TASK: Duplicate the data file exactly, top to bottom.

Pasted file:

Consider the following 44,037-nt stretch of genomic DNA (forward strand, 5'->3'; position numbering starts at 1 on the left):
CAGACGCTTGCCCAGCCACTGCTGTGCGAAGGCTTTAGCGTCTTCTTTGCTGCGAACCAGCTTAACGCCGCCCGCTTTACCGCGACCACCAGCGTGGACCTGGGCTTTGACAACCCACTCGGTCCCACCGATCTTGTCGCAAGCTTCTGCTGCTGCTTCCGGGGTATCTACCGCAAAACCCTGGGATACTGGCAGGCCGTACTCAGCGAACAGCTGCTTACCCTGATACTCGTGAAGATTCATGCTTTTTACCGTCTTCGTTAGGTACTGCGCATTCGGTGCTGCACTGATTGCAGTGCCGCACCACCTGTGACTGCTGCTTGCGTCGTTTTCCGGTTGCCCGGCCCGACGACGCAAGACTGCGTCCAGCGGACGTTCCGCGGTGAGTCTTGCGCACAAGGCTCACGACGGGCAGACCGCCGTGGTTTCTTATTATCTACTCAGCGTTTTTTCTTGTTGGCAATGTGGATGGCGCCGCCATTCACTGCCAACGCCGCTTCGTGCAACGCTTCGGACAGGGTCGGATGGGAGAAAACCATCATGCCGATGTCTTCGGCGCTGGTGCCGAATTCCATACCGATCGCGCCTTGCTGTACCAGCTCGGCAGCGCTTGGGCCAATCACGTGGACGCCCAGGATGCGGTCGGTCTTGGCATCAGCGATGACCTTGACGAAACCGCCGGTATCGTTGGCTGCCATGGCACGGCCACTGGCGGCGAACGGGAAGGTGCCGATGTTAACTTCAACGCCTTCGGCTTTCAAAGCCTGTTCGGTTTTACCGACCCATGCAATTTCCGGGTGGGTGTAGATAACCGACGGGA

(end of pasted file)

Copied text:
Consider the following 44,037-nt stretch of genomic DNA (forward strand, 5'->3'; position numbering starts at 1 on the left):
CAGACGCTTGCCCAGCCACTGCTGTGCGAAGGCTTTAGCGTCTTCTTTGCTGCGAACCAGCTTAACGCCGCCCGCTTTACCGCGACCACCAGCGTGGACCTGGGCTTTGACAACCCACTCGGTCCCACCGATCTTGTCGCAAGCTTCTGCTGCTGCTTCCGGGGTATCTACCGCAAAACCCTGGGATACTGGCAGGCCGTACTCAGCGAACAGCTGCTTACCCTGATACTCGTGAAGATTCATGCTTTTTACCGTCTTCGTTAGGTACTGCGCATTCGGTGCTGCACTGATTGCAGTGCCGCACCACCTGTGACTGCTGCTTGCGTCGTTTTCCGGTTGCCCGGCCCGACGACGCAAGACTGCGTCCAGCGGACGTTCCGCGGTGAGTCTTGCGCACAAGGCTCACGACGGGCAGACCGCCGTGGTTTCTTATTATCTACTCAGCGTTTTTTCTTGTTGGCAATGTGGATGGCGCCGCCATTCACTGCCAACGCCGCTTCGTGCAACGCTTCGGACAGGGTCGGATGGGAGAAAACCATCATGCCGATGTCTTCGGCGCTGGTGCCGAATTCCATACCGATCGCGCCTTGCTGTACCAGCTCGGCAGCGCTTGGGCCAATCACGTGGACGCCCAGGATGCGGTCGGTCTTGGCATCAGCGATGACCTTGACGAAACCGCCGGTATCGTTGGCTGCCATGGCACGGCCACTGGCGGCGAACGGGAAGGTGCCGATGTTAACTTCAACGCCTTCGGCTTTCAAAGCCTGTTCGGTTTTACCGACCCATGCAATTTCCGGGTGGGTGTAGATAACCGACGGGA